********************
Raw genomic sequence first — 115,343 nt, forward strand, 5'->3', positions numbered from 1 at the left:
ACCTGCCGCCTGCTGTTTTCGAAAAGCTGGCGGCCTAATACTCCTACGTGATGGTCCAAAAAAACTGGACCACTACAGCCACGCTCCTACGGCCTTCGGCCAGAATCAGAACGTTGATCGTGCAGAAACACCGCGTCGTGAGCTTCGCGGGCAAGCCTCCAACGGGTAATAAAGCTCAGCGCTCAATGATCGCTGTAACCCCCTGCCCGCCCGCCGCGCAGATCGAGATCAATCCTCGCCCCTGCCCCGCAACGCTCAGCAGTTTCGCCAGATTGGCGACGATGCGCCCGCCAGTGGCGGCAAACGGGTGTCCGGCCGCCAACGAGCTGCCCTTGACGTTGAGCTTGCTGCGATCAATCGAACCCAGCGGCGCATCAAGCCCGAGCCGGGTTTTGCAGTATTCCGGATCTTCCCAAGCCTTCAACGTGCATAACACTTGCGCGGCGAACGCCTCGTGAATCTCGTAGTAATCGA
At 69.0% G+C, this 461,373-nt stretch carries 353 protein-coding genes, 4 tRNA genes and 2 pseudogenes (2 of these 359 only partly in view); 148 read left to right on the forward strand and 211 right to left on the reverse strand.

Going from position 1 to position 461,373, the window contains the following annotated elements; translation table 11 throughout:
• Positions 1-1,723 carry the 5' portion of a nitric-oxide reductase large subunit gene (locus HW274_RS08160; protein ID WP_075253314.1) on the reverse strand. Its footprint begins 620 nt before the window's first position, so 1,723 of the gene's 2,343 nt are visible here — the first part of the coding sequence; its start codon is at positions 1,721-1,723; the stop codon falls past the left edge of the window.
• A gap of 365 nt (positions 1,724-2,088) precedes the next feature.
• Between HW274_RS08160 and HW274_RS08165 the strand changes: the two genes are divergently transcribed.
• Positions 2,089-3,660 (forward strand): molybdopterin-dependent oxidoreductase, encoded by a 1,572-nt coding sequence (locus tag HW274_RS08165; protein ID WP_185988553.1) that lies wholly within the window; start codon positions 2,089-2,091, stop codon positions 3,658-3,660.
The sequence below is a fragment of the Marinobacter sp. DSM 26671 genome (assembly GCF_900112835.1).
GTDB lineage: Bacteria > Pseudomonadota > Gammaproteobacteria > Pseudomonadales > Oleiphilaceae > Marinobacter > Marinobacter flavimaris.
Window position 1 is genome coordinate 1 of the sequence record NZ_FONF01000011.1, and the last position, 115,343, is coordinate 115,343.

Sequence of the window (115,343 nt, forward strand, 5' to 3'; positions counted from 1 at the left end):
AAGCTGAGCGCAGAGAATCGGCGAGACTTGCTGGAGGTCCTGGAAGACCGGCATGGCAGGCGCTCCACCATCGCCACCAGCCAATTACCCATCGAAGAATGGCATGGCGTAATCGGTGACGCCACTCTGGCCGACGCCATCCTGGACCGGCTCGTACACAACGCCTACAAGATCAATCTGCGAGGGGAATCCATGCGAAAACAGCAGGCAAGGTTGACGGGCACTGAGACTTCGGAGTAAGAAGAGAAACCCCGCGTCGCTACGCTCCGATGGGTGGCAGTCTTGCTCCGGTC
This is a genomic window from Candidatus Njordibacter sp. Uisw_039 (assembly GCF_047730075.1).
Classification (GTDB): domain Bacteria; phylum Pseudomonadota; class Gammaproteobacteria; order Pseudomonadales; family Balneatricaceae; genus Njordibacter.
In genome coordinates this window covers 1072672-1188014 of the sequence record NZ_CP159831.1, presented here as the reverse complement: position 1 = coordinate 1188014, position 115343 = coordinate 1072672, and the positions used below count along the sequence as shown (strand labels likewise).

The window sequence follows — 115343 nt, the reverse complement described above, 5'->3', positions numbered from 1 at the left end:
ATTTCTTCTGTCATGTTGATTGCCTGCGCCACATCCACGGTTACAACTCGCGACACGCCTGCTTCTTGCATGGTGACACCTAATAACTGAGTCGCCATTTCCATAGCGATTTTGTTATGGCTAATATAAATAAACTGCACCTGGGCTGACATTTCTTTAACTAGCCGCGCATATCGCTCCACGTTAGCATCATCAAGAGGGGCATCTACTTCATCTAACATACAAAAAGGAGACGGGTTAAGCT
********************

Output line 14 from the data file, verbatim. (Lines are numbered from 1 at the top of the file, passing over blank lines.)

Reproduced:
This is a genomic window from Candidatus Njordibacter sp. Uisw_039 (assembly GCF_047730075.1).